Here's the context: (1) Canada was not in any way shape or form an independent nation at the time, but part of the British Empire. AND the United States was in (or about to be in) a state of war with Britain at the time; (2) Jefferson was not the President at the time, Madison was; (3) Jefferson often walked that fine line between genius and lunacy.

I don't blame Collins for reproducing this quote because he got it from the pages of a Vancouver newspaper (I couldn't find the reference) that is obviously in the mood to stir up some self-hating in Canada because the new PM referred to President Bush as "the President" while Bush referred to Prime Minister Harper as "Stephen". (Bush is wrong on this and should use the appropriate titles. Bush's forced folksiness drives me nuts.)

There does seem to be some small segment of the Canadian population that loves to labor under the illusion that their evil neighbor is just salivating at the thoughts of annexing Canada. Again, a small segment, but a nutty one (and all nations have a nutty segment of the population).

Thursday, July 20, 2006

MP3 players are bad for your ears

Read all about it, MP3 players can make you deaf. Says so in today's Irish Independent.

I wish I could find the reference, but I'm certain that I saw almost this exact same argument made in the NY Times 25+ years ago when the Sony Walkman became the 'must have' for every teenager. {I still have the Walkman I bought in 1982 and it still works. My children find it a source of amusement.}

The Independent also tells us that, "Y[oung] people who listen to MP3 players too loudly and too often run risk of going deaf 30 years earlier than their parents". But, their parents will be going deaf 30 years earlier than their grandparents thanks to all those hours with spent with the Walkman, so it seems to me that the average 20-year-old today will be going deaf 60 years before his/her grandparents went deaf. That should be just about now.


I've been trying to work out exactly what's going on in Lebanon. I really feel like we're still in the dark on this one. There are a lot of people who say that Israel has 'reacted disproportionately' to the abduction of its soldiers. I guess that would be true if Israel was solely reacting to this one action by Hezbollah. My sense is that this was more like the straw that broke the camel's back.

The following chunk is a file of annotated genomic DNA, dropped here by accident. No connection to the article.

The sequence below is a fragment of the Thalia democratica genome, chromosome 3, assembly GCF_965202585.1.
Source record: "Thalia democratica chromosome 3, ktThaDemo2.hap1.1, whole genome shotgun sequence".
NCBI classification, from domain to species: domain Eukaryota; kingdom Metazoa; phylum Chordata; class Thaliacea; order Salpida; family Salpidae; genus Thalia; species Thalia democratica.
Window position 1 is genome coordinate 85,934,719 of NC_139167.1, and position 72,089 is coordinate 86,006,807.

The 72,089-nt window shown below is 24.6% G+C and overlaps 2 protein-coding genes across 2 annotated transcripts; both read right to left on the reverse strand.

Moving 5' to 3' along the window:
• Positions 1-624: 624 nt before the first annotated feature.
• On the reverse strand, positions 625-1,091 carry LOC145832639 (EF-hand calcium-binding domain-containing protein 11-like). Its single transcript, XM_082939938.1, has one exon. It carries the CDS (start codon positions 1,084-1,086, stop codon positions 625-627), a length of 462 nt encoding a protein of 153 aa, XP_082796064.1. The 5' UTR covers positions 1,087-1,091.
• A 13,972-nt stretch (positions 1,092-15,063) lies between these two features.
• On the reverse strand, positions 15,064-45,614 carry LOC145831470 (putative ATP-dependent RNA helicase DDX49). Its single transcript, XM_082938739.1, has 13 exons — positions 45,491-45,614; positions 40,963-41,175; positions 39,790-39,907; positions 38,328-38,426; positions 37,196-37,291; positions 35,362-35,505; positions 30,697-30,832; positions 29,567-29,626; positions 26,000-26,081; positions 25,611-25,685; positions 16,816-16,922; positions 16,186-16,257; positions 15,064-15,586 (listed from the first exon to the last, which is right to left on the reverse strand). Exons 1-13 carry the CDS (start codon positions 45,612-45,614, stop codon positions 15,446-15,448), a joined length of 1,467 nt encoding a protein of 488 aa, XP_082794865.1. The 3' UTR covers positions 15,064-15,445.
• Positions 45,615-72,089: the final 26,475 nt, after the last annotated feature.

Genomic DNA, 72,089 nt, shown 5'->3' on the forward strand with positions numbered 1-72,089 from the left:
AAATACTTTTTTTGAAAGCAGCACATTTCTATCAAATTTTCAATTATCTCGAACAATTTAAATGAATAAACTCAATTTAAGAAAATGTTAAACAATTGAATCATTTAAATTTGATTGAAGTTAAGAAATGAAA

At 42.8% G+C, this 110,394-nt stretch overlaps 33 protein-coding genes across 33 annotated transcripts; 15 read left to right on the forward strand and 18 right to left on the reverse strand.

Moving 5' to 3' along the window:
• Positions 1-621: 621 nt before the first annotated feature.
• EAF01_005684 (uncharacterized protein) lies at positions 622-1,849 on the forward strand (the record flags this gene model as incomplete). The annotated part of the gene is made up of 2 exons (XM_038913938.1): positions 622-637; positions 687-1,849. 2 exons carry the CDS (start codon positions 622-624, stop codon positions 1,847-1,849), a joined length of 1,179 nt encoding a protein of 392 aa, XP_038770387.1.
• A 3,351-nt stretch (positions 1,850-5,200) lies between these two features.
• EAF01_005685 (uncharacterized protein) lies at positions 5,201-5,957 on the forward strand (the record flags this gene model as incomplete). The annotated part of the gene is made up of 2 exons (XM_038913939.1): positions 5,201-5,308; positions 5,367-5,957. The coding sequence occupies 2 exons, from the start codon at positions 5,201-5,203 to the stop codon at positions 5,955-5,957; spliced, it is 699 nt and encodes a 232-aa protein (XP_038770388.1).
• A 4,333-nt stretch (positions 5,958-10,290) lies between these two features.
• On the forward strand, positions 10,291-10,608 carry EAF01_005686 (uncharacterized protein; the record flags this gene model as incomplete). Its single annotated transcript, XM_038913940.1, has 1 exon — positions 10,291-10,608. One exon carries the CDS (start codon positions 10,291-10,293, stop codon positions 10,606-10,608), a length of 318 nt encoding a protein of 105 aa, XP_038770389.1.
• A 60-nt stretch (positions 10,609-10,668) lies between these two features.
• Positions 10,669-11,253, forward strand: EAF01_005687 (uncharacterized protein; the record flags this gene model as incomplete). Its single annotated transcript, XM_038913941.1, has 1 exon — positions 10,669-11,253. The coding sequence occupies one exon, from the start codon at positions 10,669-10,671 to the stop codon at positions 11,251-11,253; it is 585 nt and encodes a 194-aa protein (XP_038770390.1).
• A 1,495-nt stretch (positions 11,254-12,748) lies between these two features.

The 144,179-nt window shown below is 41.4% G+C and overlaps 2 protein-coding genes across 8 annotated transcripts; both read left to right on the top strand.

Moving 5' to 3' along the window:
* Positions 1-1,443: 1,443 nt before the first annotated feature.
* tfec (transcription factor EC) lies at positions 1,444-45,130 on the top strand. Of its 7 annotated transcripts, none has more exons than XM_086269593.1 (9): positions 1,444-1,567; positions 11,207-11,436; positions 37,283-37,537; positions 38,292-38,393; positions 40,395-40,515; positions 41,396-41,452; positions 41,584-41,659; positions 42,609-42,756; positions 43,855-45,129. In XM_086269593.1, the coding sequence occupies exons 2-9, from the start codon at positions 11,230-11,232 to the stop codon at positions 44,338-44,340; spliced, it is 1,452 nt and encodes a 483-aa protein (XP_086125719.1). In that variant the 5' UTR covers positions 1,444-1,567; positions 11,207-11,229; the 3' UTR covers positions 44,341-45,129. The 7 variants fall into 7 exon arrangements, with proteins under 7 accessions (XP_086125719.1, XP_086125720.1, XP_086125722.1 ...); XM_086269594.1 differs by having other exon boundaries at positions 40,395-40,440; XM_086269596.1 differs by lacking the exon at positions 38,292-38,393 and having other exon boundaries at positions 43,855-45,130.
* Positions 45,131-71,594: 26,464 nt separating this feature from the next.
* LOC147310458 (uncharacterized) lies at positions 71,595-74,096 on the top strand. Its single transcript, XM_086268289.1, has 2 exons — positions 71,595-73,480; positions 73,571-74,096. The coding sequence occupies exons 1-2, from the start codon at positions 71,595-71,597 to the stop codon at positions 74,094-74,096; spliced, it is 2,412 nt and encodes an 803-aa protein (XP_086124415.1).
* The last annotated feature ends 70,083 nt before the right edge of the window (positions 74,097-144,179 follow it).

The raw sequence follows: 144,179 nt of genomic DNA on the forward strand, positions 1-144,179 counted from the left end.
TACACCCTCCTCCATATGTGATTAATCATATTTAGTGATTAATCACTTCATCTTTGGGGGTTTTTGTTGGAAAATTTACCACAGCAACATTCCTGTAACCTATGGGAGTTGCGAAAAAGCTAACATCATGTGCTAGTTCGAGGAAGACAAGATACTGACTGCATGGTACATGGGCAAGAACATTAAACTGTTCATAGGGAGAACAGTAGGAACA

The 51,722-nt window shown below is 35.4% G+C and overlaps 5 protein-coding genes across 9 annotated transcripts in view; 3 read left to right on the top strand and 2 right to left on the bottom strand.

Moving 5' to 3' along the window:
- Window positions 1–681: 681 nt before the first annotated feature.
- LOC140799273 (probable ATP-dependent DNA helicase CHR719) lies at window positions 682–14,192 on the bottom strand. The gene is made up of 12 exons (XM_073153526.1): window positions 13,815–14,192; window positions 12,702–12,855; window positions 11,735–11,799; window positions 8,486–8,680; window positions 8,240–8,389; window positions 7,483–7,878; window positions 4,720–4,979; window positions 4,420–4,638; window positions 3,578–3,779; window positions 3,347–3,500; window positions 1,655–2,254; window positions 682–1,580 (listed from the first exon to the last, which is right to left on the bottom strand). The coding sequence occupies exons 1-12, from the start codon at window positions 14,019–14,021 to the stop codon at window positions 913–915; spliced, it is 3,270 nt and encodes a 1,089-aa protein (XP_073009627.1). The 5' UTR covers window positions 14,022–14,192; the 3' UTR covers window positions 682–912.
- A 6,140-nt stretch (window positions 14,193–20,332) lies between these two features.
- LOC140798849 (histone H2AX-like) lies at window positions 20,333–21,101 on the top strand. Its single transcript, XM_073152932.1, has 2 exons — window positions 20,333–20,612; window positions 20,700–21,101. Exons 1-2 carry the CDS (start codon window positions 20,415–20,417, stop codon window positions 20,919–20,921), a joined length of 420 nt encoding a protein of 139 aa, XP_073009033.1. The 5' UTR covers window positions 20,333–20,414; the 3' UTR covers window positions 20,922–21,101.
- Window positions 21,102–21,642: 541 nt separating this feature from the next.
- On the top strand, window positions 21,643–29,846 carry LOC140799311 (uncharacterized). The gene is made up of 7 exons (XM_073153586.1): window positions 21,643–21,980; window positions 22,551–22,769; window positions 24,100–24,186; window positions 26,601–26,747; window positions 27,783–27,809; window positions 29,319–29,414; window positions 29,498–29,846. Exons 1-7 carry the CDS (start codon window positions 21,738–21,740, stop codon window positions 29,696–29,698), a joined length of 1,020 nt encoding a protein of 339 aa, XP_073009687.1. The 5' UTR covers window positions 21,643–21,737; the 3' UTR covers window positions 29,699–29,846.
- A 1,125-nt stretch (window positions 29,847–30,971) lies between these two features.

I pretty much missed the first week of everything that was happening - vacation etc. - but I find it hard to believe that Israel's only going to bomb Hezbollah targets for a week and leave it at that. They must be planning to invade - even if only to round up as many Hezbollah members and their weapons as can be found. Why else would they be trying to cut off the Hezbollah-controlled south from Syria and the rest of Lebanon? It makes no sense to bomb them for a week, but allow Hezbollah to remain in place.

Also, Hezbollah is Iran's ally (at least - probably more like a branch of the Iranian military) and Iran's President has not been shy about his desire to see Israel wiped off the map. That's pretty provocative in my book and no action could be disproportionate when a nation is facing a powerful enemy that wants to wipe it off the map.

Therefore, I reject the notion that Israel has acted 'disproportionately'. Whether it has acted wisely is, however, another question. We won't know that answer for a while.

Summer of 1914?

I've seen a few references to the possibility that we're heading towards a new world war and how current events may be playing out just as they did in 1914, but I don't have that sense at all. I presume a regional war is a real possibility, but I don't think there's any chance that anything even vaguely like the First or Second World War is erupting.

Now, if you believe that the Cold War was really World War III, then I think a case can be made that the battle between the west and the forces of militant Islam could become something of a 'World War', but nothing that's happened in the past week has really changed that formulation. The most you could say is that another battle in that war has begun.

Wednesday, July 19, 2006

Money for elite athletes

I know I've said this before, but spending any money on elite athletes so that they can win medals or whatever is so wrong as to be almost sinful. Why should taxpayers fund athletes? Why? What benefit does this bring the nation? Listening to George Hamilton wax lyrical when some Irish athlete gets a silver medal at the World Championships is insufficient recompense for even one penny of my money.

Scrap the Irish Institute of Sport and build decent playgrounds around the country. Or make it less expensive for kids to play sports (I know it costs around €180 per year for one kid on a basketball team). Or, even better, give me back my money so I can choose how I want to 'contribute to Irish sport'.

PE does no good in fight against obesity